The second approach involves utilizing a *two‐dimensional graphical analysis* that results from eliminating one of the atrial pressures using the two cardiac function relationships, equation (1), in the steady state. For example, by setting the flow from both sides of the heart to the same value, one can derive the following relation:
(6)

Combining this result with equation (5) yields the relation
(7)where *A* and *B* are constants. If this linear function, termed as the “composite flow curve” for convenience, and the right heart function *F*_{R} = *Q* are both plotted in the (*P*_{R}, *Q*) coordinate system, the intersection of the two functions defines the solution of the steady‐state model. Note that this plot has the appearance of the intersection of a sigmoidal cardiac output curve with a linear “venous return” curve (Beard and Feigl 2011).

The third approach involves reducing the three relations among *P*_{R}, *P*_{L}, and *Q* to a *single nonlinear equation* by eliminating *P*_{R} and *P*_{L} using equation (1), and substituting the result into equation (5). This yields the following single equation for *Q*, the steady‐state cardiac output:
(8)

This equation has only five mathematical parameters regardless of the number and arrangement of the compartments. This is best seen when the above equation is written in the form:
(9)where *γ*_{1}, *γ*_{2}, and *γ*_{3} are constants. No exact solution to this equation in terms of known functions has been found. However, numerical solutions are readily obtainable since convergence is stable and rapid.

## Special Case: Right/Left Heart Balance

In a special case where the two sides of the heart have the same maximum pumping capability, *K*_{R} = *K*_{L} = *K*, and where both sides of the heart are subjected to the same external pressure, , equations (8) or (9) can be simplified further. In this case, it is convenient to introduce the dimensionless variable *Z* = *Q*/*K*, the fraction of maximum cardiac output, resulting in the following general equation of the circulation for this special class of models:
(10)where *μ* and *λ* are dimensionless parameters defined by
(11)and
(12)

Equation (10) holds for the physiological region 0 < *Z* < 1, since the cardiac output must lie between 0 and the maximum value (*K*). Note that *Z* is uniquely determined by the values of the parameters *μ* and *λ*, but that many different values of the two parameters may lead to the same value of *Z*.

Using the Lagrange inversion theorem (Weisstein; Whittaker and Watson 1990) to solve equation (10), it leads to a formal series solution in the parameter *λ*:
(13)whose first four terms are:
(14)

## Example: A Five‐Compartment Model

To illustrate the previous approach with a concrete example, the general formalism developed above will be applied to the five‐compartment model of the circulation whose normal state is illustrated in Figure 1A. This model is nearly identical to a previously well‐studied model (Coleman et al. 1974), except that it includes chest and abdominal compartments and uses the Starling curves from equation (1). The chest compartment surrounds the heart and lung compartments with the intrathoracic pressure in the chest assumed to be uniform and equal to *P*_{e}, that is, . The abdominal compartment surrounds the visceral compartment with a uniform pressure equal to . In the steady state, *P*_{a} = *P*_{e} (Agostoni and Rahn 1960). In this model, external pressure on the peripheral bed is ignored. For simplicity, this example assumes *K*_{R} = *K*_{L} = *K*. Table 1 provides the parameter values used for the model in the normal steady state, while Table 2 provides the values of the mathematical and physiological variables in that state.

With these assumptions, the equation defining the *conservation plane*, equation (5), becomes
(15)where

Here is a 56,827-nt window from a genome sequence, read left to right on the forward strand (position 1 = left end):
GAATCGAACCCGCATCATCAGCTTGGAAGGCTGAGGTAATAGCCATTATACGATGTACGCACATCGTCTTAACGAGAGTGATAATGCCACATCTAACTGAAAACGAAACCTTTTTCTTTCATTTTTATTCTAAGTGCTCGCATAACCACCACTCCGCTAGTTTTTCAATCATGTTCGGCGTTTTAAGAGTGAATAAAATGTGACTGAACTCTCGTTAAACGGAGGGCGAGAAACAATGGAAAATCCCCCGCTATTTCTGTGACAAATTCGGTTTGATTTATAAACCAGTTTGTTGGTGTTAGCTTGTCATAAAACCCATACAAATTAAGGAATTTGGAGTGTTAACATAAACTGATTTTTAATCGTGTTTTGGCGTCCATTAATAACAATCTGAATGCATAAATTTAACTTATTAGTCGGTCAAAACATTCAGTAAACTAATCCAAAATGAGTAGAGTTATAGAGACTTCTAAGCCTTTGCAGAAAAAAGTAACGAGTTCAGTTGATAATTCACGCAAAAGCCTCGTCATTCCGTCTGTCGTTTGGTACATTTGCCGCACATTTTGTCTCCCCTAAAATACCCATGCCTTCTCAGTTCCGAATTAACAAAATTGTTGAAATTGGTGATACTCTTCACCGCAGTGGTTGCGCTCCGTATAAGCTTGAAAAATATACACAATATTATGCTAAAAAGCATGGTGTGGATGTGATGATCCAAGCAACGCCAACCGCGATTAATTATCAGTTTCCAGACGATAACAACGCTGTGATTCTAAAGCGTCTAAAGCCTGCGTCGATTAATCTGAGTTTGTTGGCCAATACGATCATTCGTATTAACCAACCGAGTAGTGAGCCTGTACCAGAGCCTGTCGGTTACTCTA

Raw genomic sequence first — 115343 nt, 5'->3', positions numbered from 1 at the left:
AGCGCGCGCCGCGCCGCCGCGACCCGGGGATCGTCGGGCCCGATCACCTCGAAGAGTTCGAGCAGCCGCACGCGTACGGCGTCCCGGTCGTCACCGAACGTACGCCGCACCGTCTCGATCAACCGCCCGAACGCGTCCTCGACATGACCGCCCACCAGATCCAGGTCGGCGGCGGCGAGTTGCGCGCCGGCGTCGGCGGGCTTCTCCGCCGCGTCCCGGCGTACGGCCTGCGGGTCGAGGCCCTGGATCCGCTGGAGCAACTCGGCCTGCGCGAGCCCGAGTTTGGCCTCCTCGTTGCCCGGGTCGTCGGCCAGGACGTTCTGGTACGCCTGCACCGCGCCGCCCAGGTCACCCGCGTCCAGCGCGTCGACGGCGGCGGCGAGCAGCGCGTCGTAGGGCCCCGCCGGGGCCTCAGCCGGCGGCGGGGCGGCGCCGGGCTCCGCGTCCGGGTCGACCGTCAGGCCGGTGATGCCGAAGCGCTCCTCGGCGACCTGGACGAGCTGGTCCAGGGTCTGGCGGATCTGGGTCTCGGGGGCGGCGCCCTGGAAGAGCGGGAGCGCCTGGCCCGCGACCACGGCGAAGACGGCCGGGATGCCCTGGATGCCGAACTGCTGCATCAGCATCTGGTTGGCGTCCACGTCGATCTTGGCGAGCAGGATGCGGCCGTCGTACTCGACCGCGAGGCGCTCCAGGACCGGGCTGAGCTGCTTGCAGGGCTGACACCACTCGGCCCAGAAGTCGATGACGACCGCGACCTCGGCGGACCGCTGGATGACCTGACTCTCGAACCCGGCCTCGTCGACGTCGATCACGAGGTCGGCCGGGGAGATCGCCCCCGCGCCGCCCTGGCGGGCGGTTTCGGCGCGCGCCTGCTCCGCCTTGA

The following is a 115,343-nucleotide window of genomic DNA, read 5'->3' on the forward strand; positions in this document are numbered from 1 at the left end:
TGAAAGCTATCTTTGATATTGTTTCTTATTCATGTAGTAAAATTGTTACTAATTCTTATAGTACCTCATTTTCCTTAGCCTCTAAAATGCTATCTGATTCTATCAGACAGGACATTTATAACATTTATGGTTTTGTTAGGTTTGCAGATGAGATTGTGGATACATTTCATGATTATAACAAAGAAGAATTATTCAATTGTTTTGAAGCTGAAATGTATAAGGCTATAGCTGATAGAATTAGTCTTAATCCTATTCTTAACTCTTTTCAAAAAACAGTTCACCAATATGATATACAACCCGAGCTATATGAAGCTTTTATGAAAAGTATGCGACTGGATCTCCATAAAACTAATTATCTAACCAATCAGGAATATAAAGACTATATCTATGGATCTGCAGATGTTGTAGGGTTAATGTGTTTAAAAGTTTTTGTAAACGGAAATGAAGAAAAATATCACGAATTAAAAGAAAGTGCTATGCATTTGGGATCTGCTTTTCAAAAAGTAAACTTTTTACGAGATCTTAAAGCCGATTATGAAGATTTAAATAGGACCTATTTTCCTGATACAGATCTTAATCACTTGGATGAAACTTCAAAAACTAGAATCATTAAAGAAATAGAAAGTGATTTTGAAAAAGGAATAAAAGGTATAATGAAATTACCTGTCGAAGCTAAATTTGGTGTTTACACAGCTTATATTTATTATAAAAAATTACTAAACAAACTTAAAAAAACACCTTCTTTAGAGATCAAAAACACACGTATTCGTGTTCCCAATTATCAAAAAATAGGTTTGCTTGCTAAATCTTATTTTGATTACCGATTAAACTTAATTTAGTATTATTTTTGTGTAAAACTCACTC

In the above equations, TPR represents the total peripheral resistance while *f*_{4} and *f*_{5} represent the fractional blood flow to the viscera and periphery, respectively.

In addition to the normal steady state depicted in Figure 1A, this model will be examined in two other steady states that demonstrate different points concerning model behavior. The first state, case 1, has already been discussed fully in the original published paper (Coleman et al. 1974), and is used here only to illustrate a point mentioned earlier about “movement of the conservation plane.” The second state, case 2, illustrates how it is possible to use this relatively simple model to gain insight into an observation made during human spaceflight.

Case 1, whose steady state is depicted in Figure 2A, involves only changing two physiological parameters: the visceral arterial resistance, RA_{4}, is doubled (from 36.8 to 73.6 mmHg/L/min), and the peripheral arterial resistance, RA_{5}, is halved (from 38.6 to 19.2 mmHg/L/min). As can be seen from Figure 2A and Table 2, these physical changes have quite dramatic results, increasing the cardiac output by 42%, the arterial pressure by 15%, and moving nearly 80% of the cardiac output through the periphery. These results are in complete agreement with the original paper (Coleman et al. 1974), but are obtained with a different formalism. The original paper discusses a number of other studies and provides an excellent discussion of the utility of such a simple model.

Case 2, whose steady state is depicted in Figure 3A, involves only reducing the intrathoracic (and abdominal) pressure from −4 to −8 mmHg. In this case, the resulting steady state involves a reduction of CVP (*P*_{R} in this model) by nearly 4 mmHg, but only modest increases in the cardiac output and the arterial pressure accompanied by a slight movement of blood into the chest compartments. This observation forms the cornerstone of a hypothesis related to the one of the early effects of microgravity on humans (White and Blomqvist 1998), a hypothesis that has stood the test of time.

### Graphical analysis of the five‐compartment model

It was mentioned in the general model description section that there were two graphical approaches to solve the resultant model equations. The first involves a *three‐dimensional graphical analysis*, and Figures 1B, 2B, and 3B illustrate the results of plotting the three relations defined by equations (1) and (15) using the (*P*_{R}, *P*_{L}, *Q*) coordinate system. These three equations are repeated here for reference:
(16)